Water Quality - 8 of 27
Water Quality FAQs - 27 Found
A basic introduction to natural filtering of water can be found on-line at the USGS 'Water Science for Schools' website. The address for the site's ground-water-quality page is:
Natural filtering is a big topic. Some filtering takes place when water flows over the ground, such as when muddy water from a plowed field or a construction site flows through grass or weeds on its way to a stream. Some of the mud is filtered out. In addition, some filtering takes place when the water is in lakes or streams, through the actions of plants and bottom-dwelling animals (like freshwater clams and mussels) that take in water, remove nutrients, and put it out again. Here's a page that talks about filtering in wetlands:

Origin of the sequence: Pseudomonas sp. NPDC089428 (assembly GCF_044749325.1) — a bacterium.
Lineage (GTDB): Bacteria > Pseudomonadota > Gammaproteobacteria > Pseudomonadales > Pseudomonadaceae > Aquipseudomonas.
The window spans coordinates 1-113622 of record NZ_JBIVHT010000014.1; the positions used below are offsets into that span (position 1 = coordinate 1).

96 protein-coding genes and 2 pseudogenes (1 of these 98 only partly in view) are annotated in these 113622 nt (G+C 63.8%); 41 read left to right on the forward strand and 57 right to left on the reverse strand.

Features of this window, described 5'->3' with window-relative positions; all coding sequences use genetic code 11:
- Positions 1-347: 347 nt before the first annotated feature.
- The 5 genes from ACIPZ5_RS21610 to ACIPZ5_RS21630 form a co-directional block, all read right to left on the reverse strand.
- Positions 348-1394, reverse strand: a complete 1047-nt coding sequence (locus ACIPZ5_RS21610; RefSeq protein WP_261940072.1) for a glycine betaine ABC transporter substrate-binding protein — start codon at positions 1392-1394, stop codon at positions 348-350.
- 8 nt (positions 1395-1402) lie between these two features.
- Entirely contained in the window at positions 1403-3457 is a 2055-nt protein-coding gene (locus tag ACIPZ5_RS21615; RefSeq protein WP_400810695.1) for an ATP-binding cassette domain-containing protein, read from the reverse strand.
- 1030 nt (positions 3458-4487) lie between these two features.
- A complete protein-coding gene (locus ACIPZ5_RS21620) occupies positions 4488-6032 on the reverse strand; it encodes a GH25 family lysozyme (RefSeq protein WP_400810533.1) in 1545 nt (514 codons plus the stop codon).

Here's another, longer, but very good piece about wetlands. The part about natural filtering is in the section called 'maintenance of water quality':
Wetland Hydrology, Water Quality, and Associated Functions
A lot of filtering takes place in the uppermost layer of sediment at the bottom of a lake or stream. This is called the hyporheic zone, and it's full of bacteria and other microorganisms that bring about chemical changes in the water.